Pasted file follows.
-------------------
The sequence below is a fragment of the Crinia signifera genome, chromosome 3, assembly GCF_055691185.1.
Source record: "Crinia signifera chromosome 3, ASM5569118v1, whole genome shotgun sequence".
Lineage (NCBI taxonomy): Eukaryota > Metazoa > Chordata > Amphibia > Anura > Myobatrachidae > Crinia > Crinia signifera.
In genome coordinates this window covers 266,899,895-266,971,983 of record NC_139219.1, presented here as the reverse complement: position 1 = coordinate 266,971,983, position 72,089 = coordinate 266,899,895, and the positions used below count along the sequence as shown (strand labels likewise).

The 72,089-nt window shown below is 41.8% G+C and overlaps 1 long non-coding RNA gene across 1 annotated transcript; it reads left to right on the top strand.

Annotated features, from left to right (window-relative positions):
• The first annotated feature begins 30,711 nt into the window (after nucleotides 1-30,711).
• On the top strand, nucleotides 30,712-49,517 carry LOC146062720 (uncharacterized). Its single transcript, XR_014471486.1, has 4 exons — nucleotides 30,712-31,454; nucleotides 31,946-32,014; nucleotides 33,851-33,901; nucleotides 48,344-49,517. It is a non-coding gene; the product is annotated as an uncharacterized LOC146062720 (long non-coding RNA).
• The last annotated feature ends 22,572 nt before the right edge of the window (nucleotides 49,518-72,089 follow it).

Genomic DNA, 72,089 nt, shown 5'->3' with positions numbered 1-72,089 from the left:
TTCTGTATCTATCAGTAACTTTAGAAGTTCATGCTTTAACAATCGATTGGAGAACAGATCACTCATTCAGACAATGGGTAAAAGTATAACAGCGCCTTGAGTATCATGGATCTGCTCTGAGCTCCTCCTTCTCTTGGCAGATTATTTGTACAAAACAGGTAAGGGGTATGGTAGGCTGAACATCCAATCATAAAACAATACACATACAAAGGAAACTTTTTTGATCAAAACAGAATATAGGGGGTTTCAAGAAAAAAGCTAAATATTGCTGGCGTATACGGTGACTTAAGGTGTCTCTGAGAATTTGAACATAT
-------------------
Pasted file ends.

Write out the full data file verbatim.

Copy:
The sequence below is a fragment of the Crinia signifera genome, chromosome 3, assembly GCF_055691185.1.
Source record: "Crinia signifera chromosome 3, ASM5569118v1, whole genome shotgun sequence".
Lineage (NCBI taxonomy): Eukaryota > Metazoa > Chordata > Amphibia > Anura > Myobatrachidae > Crinia > Crinia signifera.
In genome coordinates this window covers 266,899,895-266,971,983 of record NC_139219.1, presented here as the reverse complement: position 1 = coordinate 266,971,983, position 72,089 = coordinate 266,899,895, and the positions used below count along the sequence as shown (strand labels likewise).

The 72,089-nt window shown below is 41.8% G+C and overlaps 1 long non-coding RNA gene across 1 annotated transcript; it reads left to right on the top strand.

Annotated features, from left to right (window-relative positions):
• The first annotated feature begins 30,711 nt into the window (after nucleotides 1-30,711).
• On the top strand, nucleotides 30,712-49,517 carry LOC146062720 (uncharacterized). Its single transcript, XR_014471486.1, has 4 exons — nucleotides 30,712-31,454; nucleotides 31,946-32,014; nucleotides 33,851-33,901; nucleotides 48,344-49,517. It is a non-coding gene; the product is annotated as an uncharacterized LOC146062720 (long non-coding RNA).
• The last annotated feature ends 22,572 nt before the right edge of the window (nucleotides 49,518-72,089 follow it).

Genomic DNA, 72,089 nt, shown 5'->3' with positions numbered 1-72,089 from the left:
TTCTGTATCTATCAGTAACTTTAGAAGTTCATGCTTTAACAATCGATTGGAGAACAGATCACTCATTCAGACAATGGGTAAAAGTATAACAGCGCCTTGAGTATCATGGATCTGCTCTGAGCTCCTCCTTCTCTTGGCAGATTATTTGTACAAAACAGGTAAGGGGTATGGTAGGCTGAACATCCAATCATAAAACAATACACATACAAAGGAAACTTTTTTGATCAAAACAGAATATAGGGGGTTTCAAGAAAAAAGCTAAATATTGCTGGCGTATACGGTGACTTAAGGTGTCTCTGAGAATTTGAACATAT